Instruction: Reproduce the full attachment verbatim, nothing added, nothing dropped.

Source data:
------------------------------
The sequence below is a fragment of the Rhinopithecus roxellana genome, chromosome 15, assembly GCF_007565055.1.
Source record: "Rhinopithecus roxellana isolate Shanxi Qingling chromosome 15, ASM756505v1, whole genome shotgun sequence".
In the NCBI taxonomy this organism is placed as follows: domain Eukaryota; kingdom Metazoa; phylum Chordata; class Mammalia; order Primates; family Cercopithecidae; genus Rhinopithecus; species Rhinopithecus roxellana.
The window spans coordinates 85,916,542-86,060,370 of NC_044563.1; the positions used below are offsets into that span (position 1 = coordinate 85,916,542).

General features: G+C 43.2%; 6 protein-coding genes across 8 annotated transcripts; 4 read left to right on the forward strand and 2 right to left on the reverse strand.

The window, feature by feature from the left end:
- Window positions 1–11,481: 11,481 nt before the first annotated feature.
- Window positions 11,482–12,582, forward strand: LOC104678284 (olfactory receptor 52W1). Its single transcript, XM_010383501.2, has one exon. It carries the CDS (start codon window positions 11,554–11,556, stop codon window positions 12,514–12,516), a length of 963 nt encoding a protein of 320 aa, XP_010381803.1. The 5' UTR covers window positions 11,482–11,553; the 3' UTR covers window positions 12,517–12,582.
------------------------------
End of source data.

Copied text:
The sequence below is a fragment of the Rhinopithecus roxellana genome, chromosome 15, assembly GCF_007565055.1.
Source record: "Rhinopithecus roxellana isolate Shanxi Qingling chromosome 15, ASM756505v1, whole genome shotgun sequence".
In the NCBI taxonomy this organism is placed as follows: domain Eukaryota; kingdom Metazoa; phylum Chordata; class Mammalia; order Primates; family Cercopithecidae; genus Rhinopithecus; species Rhinopithecus roxellana.
The window spans coordinates 85,916,542-86,060,370 of NC_044563.1; the positions used below are offsets into that span (position 1 = coordinate 85,916,542).

General features: G+C 43.2%; 6 protein-coding genes across 8 annotated transcripts; 4 read left to right on the forward strand and 2 right to left on the reverse strand.

The window, feature by feature from the left end:
- Window positions 1–11,481: 11,481 nt before the first annotated feature.
- Window positions 11,482–12,582, forward strand: LOC104678284 (olfactory receptor 52W1). Its single transcript, XM_010383501.2, has one exon. It carries the CDS (start codon window positions 11,554–11,556, stop codon window positions 12,514–12,516), a length of 963 nt encoding a protein of 320 aa, XP_010381803.1. The 5' UTR covers window positions 11,482–11,553; the 3' UTR covers window positions 12,517–12,582.